When we last met in this space I offered up some extremely helpful tips on how to cut costs at your meetings. So now let’s look at the other side of the equation, shall we? We shall. (In case you had any doubt, I just thought I’d ease your mind right away.)
The other side of the equation is of course: How can we turn our meetings into epic profit centers so that everyone, save the meeting participants, leaves richer than when they started? After all, isn’t the goal of meetings to enrich our lives? So here are just a few ways you can make sure your meetings turn a profit that would make Donald Trump’s hair blush.
Borrow from the Airline Model. Airline passengers have become accustomed to paying extra for, well, pretty much everything. “Oh, you want to sit during the flight? AND you want access to the washrooms? Let me just add those on to your bill while you print out your boarding pass and luggage tags, attach the tags to your luggage correctly, schlep your luggage over to the conveyor belt, purchase your bag lunch for the flight, load your bags onto the plane, and help us clean out the aircraft before an on time departure.”
This is a highly successful model for one critical reason. It defies all reason and yet…it works! So why wouldn’t the meeting industry look into a similar money-making model? You could start charging extra for everything from the meeting agendas to the table mints. Better still, how about a “meeting space improvement” tax? And – we’re on a roll now – a premium charge for attendees who want to bypass the registration line and premium seating where “business seating” gets you a front row seat with only 5 other participants per table, while “coach seating” leaves you languishing in the back bowels with 14 sweaty participants sandwiched around a table.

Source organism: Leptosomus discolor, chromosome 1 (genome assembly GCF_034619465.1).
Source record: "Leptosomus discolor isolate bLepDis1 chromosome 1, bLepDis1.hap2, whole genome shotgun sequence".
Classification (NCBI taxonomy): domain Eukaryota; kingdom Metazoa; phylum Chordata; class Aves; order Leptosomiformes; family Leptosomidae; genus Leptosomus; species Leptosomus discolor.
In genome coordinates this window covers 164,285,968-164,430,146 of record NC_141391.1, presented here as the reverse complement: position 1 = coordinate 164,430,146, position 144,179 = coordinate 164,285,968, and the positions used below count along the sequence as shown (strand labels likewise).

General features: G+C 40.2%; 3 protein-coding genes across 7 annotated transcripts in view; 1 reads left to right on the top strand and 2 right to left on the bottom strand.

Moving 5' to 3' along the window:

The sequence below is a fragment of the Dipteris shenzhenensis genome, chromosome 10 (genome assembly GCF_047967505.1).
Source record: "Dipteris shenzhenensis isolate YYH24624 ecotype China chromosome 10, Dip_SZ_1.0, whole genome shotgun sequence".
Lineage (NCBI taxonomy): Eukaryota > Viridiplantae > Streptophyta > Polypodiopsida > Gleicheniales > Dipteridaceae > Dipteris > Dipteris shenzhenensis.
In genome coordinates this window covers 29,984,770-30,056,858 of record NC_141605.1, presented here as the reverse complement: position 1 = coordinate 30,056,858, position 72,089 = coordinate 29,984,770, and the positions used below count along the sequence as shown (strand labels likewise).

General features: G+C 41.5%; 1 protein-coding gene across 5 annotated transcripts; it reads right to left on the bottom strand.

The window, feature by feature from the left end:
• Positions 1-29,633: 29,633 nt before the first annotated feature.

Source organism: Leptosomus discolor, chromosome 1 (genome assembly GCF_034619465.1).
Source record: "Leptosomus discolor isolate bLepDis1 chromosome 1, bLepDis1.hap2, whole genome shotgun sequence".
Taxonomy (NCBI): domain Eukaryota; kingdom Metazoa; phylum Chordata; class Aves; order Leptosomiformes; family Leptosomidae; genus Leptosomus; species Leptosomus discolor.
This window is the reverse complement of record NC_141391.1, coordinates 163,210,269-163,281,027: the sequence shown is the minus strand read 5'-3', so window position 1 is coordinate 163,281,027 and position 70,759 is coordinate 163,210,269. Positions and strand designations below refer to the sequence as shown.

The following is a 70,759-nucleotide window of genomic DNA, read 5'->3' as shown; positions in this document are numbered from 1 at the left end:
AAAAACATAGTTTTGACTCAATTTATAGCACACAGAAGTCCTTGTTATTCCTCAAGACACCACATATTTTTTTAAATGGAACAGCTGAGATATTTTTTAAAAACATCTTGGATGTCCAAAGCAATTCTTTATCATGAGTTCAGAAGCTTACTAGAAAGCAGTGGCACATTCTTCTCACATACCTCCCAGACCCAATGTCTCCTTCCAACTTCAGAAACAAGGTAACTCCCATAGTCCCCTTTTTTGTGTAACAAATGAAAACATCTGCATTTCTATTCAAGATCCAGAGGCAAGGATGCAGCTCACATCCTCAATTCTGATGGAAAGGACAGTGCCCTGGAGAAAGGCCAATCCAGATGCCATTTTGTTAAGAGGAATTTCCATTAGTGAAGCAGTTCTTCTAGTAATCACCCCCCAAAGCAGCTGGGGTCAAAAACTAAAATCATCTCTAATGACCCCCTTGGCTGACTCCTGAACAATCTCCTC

Meeting Fundraisers. If you’re a parent then you are more than accustomed to getting involved in car washes, raffle ticket drives and assorted money laundering schemes in order to pay for the heating at your child’s school. It’s a textbook case in how to raise money to purchase cases of textbooks. So take that same “we have no choice because you have us over a barrel” attitude and get your meeting participants involved in raising money for their own education and enlightenment.
Maybe it’s a casino night to raise money for the meeting planners’ salaries, or a dunk tank to raise funds for the printing costs, meals, or in-room heating. Maybe it’s selling off raffle tickets where the winner gets to emcee the meeting – in which case you not only raise funds you save the costs of bringing in a professional emcee!
Make the Speakers Pay. Speakers are being trained to speak for free through such high profile outlets as TedTalks, so why not take the next natural step in the evolution of the speaking business and ask them to pay for the privilege of being able to share their opinions in front of complete strangers. There are a number of different models that might work, for example, a price per word fee – the longer the speaker speaks the more they have to pay.
There is also a huge opportunity for speaker levies, taxes and surcharges. For example, an overtime charge levied against any speaker that runs over their allotted time. This alone could raise untold thousands of dollars.
Or, how about a “Toastmasters’ um tax”: Ding the speaker for every “um” they interject. Or an “ego tax” for every time the speaker wastes the audiences’ time sharing self-gratifying epic stories about just how epic they are.
And, although it might be controversial (as all new taxes are), a pseudoscience or “BS tax” on speakers (BS of course standing for, “bad science”). Think of it as a “carbon offset tax” – the more the speaker strays into hot air territory, the more they must pay, not only to reduce the impact on climate change, but as a penalty for lowering the intellectual standards and discourse in society. Common phrases to tax might include, “the Law of Attraction,” “quantum thought vibration,” “the universe wants you…,” and “you too can be a millionaire in only 5 days if – and only if – you buy my book today.”
If you have a meeting money-making idea, please drop us a line. (Just be sure to include the $500 “reading fee”.)
Michel Kerr is a Canadian Hall of Fame business speaker and very funny motivational speaker. His latest book is called The Humor Advantage: Why Some Businesses Are Laughing All the Way to the Bank. www.HumoratWork.com
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